Live updates from Fauci and other health experts
At least 16 states have paused or rolled back their reopening plans in response to a surge in new coronavirus infections, but some health officials say the spread of the virus will still be difficult to control.
“What we hope is we can take it seriously and slow the transmission in these places,” said Dr. Anne Schuchat, the principal deputy director of the US Centers for Disease Control and Prevention, said Monday in a live-streamed event by the Journal of the American Medical Association.
“But what I think is very discouraging is we’re clearly not at a point where there’s so little virus being spread that it’s going to be easy to snuff out,” she said.
State and local leaders have said the rise in cases are in part driven by gatherings, both in homes and in places like bars — which some experts have called the perfect breeding ground for the virus.
But public health experts have also warned that some states also reopened far too soon and too quickly, cautioning the move could lead to more spikes in cases.
Over the weekend, California Gov. Gavin Newsom shut bars back down across seven counties and recommended their closure in several more. In Texas, bars were ordered shut while Florida suspended on-site alcohol consumption statewide.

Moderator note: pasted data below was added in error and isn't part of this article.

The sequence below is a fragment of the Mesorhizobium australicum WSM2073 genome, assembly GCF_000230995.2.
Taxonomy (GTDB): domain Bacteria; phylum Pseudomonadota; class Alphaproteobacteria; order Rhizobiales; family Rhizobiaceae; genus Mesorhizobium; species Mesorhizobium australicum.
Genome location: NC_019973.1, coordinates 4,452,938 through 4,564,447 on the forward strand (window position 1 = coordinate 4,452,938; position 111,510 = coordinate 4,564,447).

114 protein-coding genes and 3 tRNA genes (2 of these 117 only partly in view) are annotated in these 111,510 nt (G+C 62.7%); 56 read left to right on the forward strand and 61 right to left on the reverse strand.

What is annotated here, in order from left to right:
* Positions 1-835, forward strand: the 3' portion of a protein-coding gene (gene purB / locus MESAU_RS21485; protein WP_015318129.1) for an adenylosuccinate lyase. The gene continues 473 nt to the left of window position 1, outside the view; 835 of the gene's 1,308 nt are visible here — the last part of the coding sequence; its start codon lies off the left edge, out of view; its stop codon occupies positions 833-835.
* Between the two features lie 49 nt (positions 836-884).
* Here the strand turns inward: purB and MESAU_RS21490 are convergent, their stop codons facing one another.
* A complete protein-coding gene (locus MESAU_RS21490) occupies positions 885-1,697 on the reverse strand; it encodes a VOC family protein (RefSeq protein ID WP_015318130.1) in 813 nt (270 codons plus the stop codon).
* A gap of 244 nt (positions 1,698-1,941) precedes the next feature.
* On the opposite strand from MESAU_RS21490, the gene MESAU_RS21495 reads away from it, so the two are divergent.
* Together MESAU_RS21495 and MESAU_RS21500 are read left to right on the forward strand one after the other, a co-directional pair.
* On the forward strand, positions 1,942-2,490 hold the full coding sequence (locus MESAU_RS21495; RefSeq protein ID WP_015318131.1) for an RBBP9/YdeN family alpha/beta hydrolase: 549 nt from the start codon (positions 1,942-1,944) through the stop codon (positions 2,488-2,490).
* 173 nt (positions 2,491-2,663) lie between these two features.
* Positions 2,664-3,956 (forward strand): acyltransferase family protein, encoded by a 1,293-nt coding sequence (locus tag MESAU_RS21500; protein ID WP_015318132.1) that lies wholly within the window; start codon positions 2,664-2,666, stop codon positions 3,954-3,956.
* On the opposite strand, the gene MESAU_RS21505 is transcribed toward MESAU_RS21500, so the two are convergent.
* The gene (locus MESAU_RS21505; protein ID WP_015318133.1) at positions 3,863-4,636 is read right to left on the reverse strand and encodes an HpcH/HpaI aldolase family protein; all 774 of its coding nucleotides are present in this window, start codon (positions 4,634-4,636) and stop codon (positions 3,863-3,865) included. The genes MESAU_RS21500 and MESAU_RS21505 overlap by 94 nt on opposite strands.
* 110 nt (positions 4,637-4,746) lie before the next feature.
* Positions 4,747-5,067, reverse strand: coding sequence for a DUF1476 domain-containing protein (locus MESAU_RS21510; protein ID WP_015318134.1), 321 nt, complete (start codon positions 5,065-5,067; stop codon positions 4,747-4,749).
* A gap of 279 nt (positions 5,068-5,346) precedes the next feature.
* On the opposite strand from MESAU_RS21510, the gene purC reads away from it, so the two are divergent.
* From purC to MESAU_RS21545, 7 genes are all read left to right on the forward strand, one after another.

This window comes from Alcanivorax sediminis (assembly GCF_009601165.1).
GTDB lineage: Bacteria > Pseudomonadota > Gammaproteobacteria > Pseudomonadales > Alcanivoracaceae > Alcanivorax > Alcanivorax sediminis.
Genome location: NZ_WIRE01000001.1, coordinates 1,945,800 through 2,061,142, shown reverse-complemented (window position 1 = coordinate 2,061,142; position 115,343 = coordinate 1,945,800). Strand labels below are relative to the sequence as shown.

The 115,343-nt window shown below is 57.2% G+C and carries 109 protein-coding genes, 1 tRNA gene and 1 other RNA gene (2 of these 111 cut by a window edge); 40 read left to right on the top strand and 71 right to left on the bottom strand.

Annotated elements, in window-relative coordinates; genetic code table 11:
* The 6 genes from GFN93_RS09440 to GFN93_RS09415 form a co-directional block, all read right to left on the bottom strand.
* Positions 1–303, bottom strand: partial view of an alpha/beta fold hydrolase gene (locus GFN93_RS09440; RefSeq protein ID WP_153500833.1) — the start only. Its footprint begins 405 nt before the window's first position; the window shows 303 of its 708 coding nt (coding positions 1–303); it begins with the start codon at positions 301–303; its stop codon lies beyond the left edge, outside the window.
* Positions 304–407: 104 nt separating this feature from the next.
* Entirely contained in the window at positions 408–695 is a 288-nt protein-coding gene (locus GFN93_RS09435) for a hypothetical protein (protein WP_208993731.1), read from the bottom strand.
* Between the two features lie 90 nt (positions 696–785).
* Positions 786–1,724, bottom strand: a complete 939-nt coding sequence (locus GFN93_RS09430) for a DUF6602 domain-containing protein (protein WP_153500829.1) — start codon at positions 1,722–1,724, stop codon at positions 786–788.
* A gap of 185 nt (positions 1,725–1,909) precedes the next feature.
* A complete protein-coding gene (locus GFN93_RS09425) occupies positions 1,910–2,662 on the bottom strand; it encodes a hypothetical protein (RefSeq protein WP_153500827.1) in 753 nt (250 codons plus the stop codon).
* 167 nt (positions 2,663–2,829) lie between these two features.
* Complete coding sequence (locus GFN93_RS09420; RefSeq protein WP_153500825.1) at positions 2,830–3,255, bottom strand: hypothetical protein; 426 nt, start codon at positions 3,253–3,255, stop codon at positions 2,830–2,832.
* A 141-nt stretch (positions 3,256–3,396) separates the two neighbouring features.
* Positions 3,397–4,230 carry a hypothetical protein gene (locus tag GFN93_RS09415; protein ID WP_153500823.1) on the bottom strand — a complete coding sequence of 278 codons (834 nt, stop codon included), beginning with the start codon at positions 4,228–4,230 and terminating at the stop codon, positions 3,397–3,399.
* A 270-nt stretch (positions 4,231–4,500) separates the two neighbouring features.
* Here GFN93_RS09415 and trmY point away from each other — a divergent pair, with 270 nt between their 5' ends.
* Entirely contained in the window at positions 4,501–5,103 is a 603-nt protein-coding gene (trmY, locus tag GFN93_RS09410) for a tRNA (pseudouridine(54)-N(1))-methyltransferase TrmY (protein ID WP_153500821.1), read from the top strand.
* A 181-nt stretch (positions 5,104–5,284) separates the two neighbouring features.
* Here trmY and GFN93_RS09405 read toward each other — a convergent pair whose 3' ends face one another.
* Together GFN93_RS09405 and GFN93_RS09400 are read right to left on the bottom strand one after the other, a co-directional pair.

Arizona shut down its bars, gyms, and other businesses for a month. Beaches in Miami, Fort Lauderdale and Palm Beach were also ordered closed for the upcoming holiday weekend.
New York Gov. Andrew Cuomo announced Monday the state will decide later this week whether to slow the reopening of indoor dining in New York City as it has “been shown to pose risks in other states.”
Even with renewed measures, one expert says there’s no proof that reclosing bars and other businesses will slow the resurgence of the virus in parts of the US.
“They’re trying to see if they can do this surgically, meaning just close bars or 50% restaurants and encourage use of masks or in some cases mandate masks and stop short of that full lockdown,” said Dr. Peter Hotez, dean for the national school of tropical medicine at Baylor College of Medicine. “What’s the evidence that that will work?